Monthly Archives: February 2016

My New Mantra


As a recovering negative thinker, I’m always looking for ways to change my perspective.  I know that my habits of thinking are just that – habits, although some are quite entrenched.

One habit that annoys me is that I anticipate negative interactions with others.  I know it’s a practiced belief that keeps me thinking that if I can see danger coming, I can deal with it.  Therefore, I must always look for danger.

Now that I understand how law of attraction works, I see that this looking for danger actually creates it.  Bummer.  I’ve been creating the exact opposite of what I’ve wanted to create.

This isn’t just theory for me anymore.  I’ve been paying attention and it is really how my world works.  For example, I may be concerned that a co-worker will be cranky and I may try to figure out how to avoid her crankiness.  If I think about all the different ways she may express her crankiness and plan out how I’m going to deal with each and every scenario I can imagine, I’m practically guaranteeing a conflict with this co-worker in some new way that will totally take me by surprise.

However, if I concentrate on imagining this co-worker and I getting along, I will create that situation too.  She’ll be in a good mood or I’ll be in a good mood or we won’t see much of each other or she’ll be on vacation.  It’s interesting to see that when I soothe negative anticipation, the situation I dreaded, often doesn’t even happen.  The meeting was cancelled.  Someone calls out sick. The good feeling will prevail and the details of the situation will morph to accommodate that good feeling.

I know all this, yet the habit of looking for danger persists.  It’s a very old habit.  I was thinking about this in the shower the other day and I got an insight about how I could start countering this old habit.  My new mantra for anticipating unpleasantness?  “I’m making that up.”

It’s undeniably true.  When I’m visualizing negative future outcomes, it’s definitely something I’m constructing with my thought.  The thought is totally my creation and the reality will totally be my creation if I don’t move my focus elsewhere.

I love the childishness of my new mantra.  I’m like a kid in a playground calling out herself, but not in a mean way.  I’m not bullying myself.  It’s just a reality check.  Nothing that I’m imagining has happened yet, so clearly, I’m making it up.

When I expect negative experiences, I believe I’m making accurate guesses based on past experience.  There are some flaws in that train of thought.  First of all, it assumes the past will constantly repeat itself.  That’s not true.  Eventually, everything changes.  In the short term, my attention and expectation are what encourages my past to repeat itself in ways I’d rather it didn’t.

So, next time I imagine something bad happening, I will remind myself that I’m making that up.  Next time I’m afraid, I will acknowledge that I’m making up the reason for the fear.  And when I anticipate with joy, I will also acknowledge that I’m making this up.  I’m creating when I’m feeling hopeful.  I’m creating when I feel happy.  When I think of all the wonderful experiences I want to have in the future, I’m making this up.  Or put more simply, “I’m making this.”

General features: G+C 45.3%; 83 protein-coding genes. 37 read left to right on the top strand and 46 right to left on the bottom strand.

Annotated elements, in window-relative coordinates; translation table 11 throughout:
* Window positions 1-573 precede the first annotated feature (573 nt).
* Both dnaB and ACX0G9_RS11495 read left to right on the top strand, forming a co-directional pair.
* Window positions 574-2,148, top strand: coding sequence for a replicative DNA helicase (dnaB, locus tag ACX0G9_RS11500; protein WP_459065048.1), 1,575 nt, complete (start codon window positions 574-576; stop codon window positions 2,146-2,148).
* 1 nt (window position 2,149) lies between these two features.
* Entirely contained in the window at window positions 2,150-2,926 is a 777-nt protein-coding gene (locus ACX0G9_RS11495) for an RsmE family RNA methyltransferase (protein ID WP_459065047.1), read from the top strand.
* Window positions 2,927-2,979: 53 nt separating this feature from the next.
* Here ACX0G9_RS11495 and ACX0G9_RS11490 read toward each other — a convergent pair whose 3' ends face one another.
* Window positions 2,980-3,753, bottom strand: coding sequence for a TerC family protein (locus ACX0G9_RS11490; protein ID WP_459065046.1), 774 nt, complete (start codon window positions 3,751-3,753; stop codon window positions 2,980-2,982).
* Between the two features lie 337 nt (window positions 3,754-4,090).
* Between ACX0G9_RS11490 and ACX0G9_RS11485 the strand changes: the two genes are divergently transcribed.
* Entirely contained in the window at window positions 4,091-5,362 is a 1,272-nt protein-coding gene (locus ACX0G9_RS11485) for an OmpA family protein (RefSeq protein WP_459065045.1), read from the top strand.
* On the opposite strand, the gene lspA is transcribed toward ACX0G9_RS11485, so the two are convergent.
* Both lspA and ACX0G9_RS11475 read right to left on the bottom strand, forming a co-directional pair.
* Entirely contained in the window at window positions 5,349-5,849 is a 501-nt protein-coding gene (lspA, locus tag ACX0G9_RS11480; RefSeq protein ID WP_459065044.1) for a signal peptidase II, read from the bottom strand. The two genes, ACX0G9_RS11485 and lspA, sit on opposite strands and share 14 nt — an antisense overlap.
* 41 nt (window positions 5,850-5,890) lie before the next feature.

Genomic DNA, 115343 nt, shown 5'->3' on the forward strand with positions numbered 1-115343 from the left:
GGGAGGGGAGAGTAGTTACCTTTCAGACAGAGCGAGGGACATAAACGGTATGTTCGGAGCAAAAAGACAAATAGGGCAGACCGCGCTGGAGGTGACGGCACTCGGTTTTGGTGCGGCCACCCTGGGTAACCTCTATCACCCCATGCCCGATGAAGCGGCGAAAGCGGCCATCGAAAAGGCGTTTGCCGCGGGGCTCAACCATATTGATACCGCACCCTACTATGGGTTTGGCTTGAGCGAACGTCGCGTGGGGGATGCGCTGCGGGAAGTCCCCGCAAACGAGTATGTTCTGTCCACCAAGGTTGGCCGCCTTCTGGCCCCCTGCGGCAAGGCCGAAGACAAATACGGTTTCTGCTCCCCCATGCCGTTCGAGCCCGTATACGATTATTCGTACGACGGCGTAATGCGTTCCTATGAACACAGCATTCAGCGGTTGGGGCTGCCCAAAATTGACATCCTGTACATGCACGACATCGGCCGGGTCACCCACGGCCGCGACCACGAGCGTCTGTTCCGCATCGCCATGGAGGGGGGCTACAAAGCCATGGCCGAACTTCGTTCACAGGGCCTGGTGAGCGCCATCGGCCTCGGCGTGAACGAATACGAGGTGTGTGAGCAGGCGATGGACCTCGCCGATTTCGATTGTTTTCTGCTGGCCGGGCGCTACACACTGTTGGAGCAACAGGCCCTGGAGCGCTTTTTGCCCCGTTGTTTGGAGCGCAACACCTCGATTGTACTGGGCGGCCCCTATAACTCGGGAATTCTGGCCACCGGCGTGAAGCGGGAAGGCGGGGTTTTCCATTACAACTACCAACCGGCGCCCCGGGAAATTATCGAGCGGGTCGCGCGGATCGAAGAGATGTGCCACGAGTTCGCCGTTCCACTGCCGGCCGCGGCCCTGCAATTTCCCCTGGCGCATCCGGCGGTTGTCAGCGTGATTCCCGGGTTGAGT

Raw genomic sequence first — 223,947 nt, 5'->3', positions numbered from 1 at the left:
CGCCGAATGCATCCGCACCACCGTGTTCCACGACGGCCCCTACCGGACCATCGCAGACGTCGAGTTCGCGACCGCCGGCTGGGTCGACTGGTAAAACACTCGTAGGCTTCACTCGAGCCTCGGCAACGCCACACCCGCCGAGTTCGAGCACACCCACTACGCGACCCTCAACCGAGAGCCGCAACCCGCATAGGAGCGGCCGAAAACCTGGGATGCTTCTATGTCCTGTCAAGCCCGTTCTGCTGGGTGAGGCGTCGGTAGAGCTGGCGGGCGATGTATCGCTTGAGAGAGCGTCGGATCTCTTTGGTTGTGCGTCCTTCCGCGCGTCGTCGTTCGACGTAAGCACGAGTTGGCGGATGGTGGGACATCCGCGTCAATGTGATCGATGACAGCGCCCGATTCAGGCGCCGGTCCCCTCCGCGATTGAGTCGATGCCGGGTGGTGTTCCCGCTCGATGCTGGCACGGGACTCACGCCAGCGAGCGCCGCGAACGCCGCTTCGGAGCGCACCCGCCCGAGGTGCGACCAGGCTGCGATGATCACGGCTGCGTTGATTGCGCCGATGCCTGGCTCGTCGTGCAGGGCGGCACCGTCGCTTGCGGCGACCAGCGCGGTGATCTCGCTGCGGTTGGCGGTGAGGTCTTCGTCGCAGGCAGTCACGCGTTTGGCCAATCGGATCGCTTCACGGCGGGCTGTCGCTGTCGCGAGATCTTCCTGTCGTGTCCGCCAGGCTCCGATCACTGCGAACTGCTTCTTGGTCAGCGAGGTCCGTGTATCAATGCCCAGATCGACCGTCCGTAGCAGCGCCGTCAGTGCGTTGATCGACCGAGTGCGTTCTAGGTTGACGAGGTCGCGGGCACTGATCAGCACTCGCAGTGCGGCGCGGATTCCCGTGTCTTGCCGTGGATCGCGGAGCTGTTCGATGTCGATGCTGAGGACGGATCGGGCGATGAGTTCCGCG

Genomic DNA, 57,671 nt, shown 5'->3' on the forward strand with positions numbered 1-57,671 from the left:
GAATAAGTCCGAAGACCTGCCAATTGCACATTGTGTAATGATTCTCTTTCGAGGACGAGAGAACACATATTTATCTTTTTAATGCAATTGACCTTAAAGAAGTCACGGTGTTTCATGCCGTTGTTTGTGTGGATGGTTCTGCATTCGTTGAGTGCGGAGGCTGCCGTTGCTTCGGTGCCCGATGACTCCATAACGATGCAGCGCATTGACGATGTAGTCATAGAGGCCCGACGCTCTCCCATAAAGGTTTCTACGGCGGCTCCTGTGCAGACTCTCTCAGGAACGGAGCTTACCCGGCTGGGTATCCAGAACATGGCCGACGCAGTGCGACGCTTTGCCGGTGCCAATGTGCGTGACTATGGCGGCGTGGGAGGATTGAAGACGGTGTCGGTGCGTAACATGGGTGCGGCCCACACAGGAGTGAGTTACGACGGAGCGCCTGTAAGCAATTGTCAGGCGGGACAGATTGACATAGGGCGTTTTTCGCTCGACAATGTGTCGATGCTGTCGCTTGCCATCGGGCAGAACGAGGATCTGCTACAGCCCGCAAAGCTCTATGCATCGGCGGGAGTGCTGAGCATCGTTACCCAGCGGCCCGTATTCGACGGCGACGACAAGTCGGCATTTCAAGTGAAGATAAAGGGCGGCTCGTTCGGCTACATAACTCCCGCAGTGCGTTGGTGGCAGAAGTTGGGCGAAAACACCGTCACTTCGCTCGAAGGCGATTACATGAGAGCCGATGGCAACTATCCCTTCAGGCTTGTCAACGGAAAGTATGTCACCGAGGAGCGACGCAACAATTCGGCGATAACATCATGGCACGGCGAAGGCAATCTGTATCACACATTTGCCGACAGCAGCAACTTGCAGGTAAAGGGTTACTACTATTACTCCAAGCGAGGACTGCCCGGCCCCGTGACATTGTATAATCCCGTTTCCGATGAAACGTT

How To Succeed In Business?


I was watching some videos that advertised an online business training program.  This particular training has an excellent reputation.  It seems that every successful business that I encounter online, was started by someone who went through this program.  The program is only open for enrollment once per year. Once again, I watched the video training that advertised this program and thought “Yes, this is what I need to have a successful online business!”

I found myself scheming about how to beg, borrow or steal the money to take this training.  I started pacing and getting all hyped up and anxious.  I started questioning my commitment to my writing career.  I was starting to browbeat myself about not committing enough time to writing and business and thinking about writing and thinking about business, when I realized something about the videos I’d watched.  There was a big emphasis on working hard.

Cue the sirens and flashing neon sign. “Danger! Danger!”  I don’t need to start mounting up debt, but the most dangerous idea I can have is that I’m going to make myself work hard to accomplish something.

By hard work I mean work that I have to push myself to do.  Work that is not inspired.  Work that takes a huge effort because I’m not listening to myself.  Instead, I’m pushing myself beyond my limits in an effort to follow a path that someone else has laid out.  I’ve been down that road about a million times and it never takes me where I want to go. I need an easy path to my dreams.

Learning about law of attraction has saved me.  I don’t want to work hard anymore. I finally have alternatives to the “flog myself into submission” school of accomplishment.  I think of it as cultivating inspiration.  I’m learning to deliberately start positive momentum in the direction I want to go and then feed that momentum.

I believe I’ve now got the tools to accomplish anything, but the tools are still awkward and unwieldy in my hands.  I pick them up and drop them.  I use them backwards.  I feel like I’m in school again.  I haven’t mastered my subject but everything I learn makes me see the world differently.  It’s exciting. Again and again, I go back to cultivating gratitude, relaxing, finding more hopeful thoughts.

The video training I watched was inspiring.  The trainer encouraged us to follow our dreams and that is a message I totally agree with.  In fact, my goal is to become an expert dreamer.  I want to dream and dream and dream more, until the dream becomes so real that it sweeps me up in its wake and I can’t help but follow.  That’s law of attraction.  That’s momentum.  That’s inspiration.